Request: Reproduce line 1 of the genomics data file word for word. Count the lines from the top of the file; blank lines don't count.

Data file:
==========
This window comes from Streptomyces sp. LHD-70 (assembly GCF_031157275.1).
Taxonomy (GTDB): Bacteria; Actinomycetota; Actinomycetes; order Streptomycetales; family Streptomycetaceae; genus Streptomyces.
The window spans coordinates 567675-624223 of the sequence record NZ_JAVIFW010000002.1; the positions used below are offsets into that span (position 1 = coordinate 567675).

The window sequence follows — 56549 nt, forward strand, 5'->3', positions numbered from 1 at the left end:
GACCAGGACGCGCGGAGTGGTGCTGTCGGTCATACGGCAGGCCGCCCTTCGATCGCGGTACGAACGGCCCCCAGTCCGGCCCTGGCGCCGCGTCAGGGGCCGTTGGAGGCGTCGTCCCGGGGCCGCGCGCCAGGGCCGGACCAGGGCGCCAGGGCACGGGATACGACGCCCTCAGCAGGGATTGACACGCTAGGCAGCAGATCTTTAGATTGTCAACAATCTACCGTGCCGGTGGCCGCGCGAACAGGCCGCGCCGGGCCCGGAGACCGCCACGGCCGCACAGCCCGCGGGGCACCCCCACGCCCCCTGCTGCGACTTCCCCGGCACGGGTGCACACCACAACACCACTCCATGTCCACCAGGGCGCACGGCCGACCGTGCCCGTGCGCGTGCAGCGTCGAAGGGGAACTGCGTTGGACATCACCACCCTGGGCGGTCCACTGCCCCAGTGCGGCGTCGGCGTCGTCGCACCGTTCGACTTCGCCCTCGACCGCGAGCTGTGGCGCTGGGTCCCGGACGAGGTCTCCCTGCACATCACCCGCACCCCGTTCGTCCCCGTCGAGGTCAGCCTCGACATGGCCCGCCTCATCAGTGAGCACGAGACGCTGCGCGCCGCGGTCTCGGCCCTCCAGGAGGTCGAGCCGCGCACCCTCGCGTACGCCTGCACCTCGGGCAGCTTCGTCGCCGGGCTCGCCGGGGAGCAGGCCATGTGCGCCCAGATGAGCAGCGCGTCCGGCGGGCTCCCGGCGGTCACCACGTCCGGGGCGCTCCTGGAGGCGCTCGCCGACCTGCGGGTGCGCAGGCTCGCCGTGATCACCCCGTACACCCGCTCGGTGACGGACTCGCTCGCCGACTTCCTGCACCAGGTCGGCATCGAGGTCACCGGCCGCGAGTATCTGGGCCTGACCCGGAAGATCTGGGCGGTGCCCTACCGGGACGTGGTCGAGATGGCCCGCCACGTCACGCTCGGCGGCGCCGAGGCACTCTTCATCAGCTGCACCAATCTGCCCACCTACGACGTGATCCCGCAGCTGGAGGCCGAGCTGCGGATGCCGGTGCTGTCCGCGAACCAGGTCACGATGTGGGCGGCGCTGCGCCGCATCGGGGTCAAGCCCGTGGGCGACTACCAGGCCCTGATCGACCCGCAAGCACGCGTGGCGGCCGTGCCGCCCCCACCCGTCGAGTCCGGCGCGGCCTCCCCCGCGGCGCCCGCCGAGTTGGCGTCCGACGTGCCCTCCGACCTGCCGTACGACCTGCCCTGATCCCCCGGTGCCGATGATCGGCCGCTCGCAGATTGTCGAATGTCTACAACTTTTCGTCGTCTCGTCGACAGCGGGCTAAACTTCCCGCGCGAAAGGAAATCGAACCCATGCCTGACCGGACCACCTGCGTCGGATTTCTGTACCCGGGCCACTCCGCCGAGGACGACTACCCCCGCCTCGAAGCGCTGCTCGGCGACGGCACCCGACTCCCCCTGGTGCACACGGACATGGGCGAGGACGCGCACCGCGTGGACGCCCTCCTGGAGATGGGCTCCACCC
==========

This window comes from Streptomyces sp. LHD-70 (assembly GCF_031157275.1).